So, what goes wrong with technology companies in unleashing business value of their technologies?
The first place where unleashing value goes wrong is the vendor engagement mindset.
- In a product-lead, outputs-centric engagement, sales teams lead with product and service capabilities, and “hope” the customer can leap over the “Value Chasm”. As Figure 3 says, that leads to a “Boink!” on the pathway to value.
- However, in a solution-seeking, outcomes-centric engagement, sales teams collaborate (co-create) with customers by understanding the customer’s sources of value creation, and then providing the product and service capabilities that eliminate the “value chasm”.
Figure 3: The “Connecting to Value” Challenge
The second place where unleashing value goes wrong is the false prophecy that technology companies can start with its existing technology-based relationship, and then sprinkle in more product and service capabilities to climb up the “Stairway to Value” (…and she’s climbing the stair way…to value). Unfortunately, differences in buying coalitions and buyer value propositions dooms this strategy:
- The buyers at each stair step have different responsibilities with different buying coalitions that you must persuade to introduce you to the next level of the value stairway with whom they may share little in common.
- The buyers at each stair step seek different Value Propositions and have different Personal Incentives.
- The buyers at each stair step lack the insights (and may not even care) regarding the value that is needed by the next stair step.
To be successful in “unleashing business value”, technology vendors must first seek to understand how your customer defines “value.” And as more technology vendors move to “capability-as-a-service” (Xaas) business models, the burden to unleash the business value of technology will squarely fall on the shoulders of the technology vendors.
“When you engineer a capability as a product, then it’s the user’s responsibility to figure out how best to use that product. But when you delivery a capability as a service, then it’s the designers’ and engineers’ responsibility to ensure that the service is capable of being used effectively by the user.”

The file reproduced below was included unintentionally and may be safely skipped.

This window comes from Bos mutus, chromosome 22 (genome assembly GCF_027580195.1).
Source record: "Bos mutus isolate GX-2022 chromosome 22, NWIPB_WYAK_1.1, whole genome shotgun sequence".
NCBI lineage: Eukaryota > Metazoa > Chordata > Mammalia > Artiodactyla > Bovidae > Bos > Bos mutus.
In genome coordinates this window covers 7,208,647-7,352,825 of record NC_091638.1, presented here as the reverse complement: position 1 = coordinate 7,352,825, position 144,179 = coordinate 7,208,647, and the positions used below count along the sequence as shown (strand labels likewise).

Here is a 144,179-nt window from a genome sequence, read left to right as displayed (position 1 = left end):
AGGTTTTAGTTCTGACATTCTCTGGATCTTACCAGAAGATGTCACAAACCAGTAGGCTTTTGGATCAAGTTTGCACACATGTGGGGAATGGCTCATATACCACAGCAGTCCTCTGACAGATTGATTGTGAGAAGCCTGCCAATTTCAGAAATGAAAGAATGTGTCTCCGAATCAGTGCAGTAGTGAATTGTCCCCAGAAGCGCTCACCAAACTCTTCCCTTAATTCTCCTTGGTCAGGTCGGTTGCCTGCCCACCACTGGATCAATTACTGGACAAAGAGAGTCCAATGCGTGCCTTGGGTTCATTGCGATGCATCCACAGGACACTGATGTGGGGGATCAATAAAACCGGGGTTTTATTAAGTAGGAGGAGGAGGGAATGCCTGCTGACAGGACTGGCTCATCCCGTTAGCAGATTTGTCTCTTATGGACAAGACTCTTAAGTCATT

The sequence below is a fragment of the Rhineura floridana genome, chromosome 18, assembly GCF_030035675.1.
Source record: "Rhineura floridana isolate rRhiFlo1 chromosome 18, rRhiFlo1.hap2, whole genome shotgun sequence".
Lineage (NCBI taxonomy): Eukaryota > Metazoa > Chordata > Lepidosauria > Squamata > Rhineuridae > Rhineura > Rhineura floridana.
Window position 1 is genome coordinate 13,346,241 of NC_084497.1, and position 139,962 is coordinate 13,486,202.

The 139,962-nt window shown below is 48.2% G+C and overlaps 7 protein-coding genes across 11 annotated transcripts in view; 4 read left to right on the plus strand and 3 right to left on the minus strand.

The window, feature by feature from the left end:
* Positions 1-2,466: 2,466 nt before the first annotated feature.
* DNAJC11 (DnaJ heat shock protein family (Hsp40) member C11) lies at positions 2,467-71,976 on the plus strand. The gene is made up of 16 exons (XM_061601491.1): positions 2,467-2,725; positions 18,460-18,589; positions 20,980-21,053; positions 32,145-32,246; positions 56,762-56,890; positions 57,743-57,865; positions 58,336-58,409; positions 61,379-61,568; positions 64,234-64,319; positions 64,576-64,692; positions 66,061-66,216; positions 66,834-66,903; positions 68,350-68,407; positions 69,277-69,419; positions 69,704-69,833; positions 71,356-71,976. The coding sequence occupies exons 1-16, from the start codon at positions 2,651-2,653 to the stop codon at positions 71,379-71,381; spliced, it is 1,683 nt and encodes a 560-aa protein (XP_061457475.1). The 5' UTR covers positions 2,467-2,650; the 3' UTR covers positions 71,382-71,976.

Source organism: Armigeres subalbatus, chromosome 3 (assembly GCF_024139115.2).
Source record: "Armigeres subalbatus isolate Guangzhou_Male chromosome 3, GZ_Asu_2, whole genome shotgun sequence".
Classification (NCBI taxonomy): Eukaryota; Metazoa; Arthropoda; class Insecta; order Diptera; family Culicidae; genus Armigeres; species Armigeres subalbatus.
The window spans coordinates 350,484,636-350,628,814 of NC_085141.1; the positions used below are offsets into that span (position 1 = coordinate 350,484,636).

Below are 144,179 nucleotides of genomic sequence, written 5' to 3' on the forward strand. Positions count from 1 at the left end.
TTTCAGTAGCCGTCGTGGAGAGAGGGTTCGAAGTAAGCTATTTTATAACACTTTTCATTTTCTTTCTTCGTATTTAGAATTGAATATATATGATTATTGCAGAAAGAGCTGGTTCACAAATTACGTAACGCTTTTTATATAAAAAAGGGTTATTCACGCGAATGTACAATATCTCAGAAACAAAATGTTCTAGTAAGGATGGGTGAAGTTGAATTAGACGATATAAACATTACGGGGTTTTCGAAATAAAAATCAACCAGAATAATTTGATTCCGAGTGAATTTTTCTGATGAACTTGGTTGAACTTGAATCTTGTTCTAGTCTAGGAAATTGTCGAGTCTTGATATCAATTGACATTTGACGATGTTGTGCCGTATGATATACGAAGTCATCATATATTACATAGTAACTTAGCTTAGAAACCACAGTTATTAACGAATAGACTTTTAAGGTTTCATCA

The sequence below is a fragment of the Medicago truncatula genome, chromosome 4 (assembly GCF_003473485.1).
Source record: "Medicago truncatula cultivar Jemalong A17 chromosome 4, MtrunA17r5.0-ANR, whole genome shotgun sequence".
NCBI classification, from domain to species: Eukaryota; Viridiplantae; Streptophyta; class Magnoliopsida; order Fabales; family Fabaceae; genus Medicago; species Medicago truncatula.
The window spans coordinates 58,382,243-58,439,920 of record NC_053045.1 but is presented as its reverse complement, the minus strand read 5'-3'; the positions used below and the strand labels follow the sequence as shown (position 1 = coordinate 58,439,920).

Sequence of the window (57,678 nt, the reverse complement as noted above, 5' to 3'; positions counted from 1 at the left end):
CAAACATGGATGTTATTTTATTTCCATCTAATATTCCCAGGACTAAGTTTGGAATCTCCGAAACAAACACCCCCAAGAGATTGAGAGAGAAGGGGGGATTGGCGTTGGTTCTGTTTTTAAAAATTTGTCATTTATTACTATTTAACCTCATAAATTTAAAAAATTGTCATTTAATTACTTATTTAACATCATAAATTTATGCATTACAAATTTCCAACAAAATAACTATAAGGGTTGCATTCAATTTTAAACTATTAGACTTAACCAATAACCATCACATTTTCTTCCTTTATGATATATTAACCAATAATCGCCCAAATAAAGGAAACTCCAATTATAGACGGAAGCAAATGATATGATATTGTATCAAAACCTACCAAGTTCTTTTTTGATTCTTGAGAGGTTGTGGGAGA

So how do technology vendors go about “Unleashing Business Value” versus just peddling technology? By collaborating around a co-creation framework – the Value Engineering Framework in Figure 4 – starts by understanding where and how the customer creates value.
Figure 4: Value Engineering Framework
The Value Engineering Framework is a process of decomposing a customer’s Strategic Business Initiative into its desired business outcomes and supporting technology requirements. The Value Engineering Framework is successful not only because it starts the co-creation around the sources of value as defined by the customer, but the entire process puts customer value creation at the center of the relationship.
To summarize Part 1 of the “Unleashing Value of Technology” blog series:
- Customers are demanding help from their technology vendors in unleashing the business value of their technology investments. This is especially pronounced in the data and analytics space as companies are starting to comprehend the economics of data and analytics, and CXO suites are demanding immediate results from the organization’s nascent data monetization efforts.
- Technology vendors are struggling to help their customers to unleash the business value of their technology investments because these vendors lack a framework around which to connect, envision and deliver “value” as defined by the customer.
- This blog provides a framework (Value Engineering Framework) for technology vendors to help them research, contemplate and co-create business and operational value with their customers.
- The blogs that follow will provide an approach that 1) connects to value as defined by the customer, 2) envisions value by leading customers to identify, validate, value and prioritize customer’s sources of value creation, and 3) delivers on-going business and operational value through a strategic, co-creation business relationship (see Figure 5).
This is going to be a long series of four blogs. Sorry about that. But if these blogs are useful to technology vendors and technology customers alike in “unleashing the value” of their technology investments, then maybe I’ve found the fuel for my next book.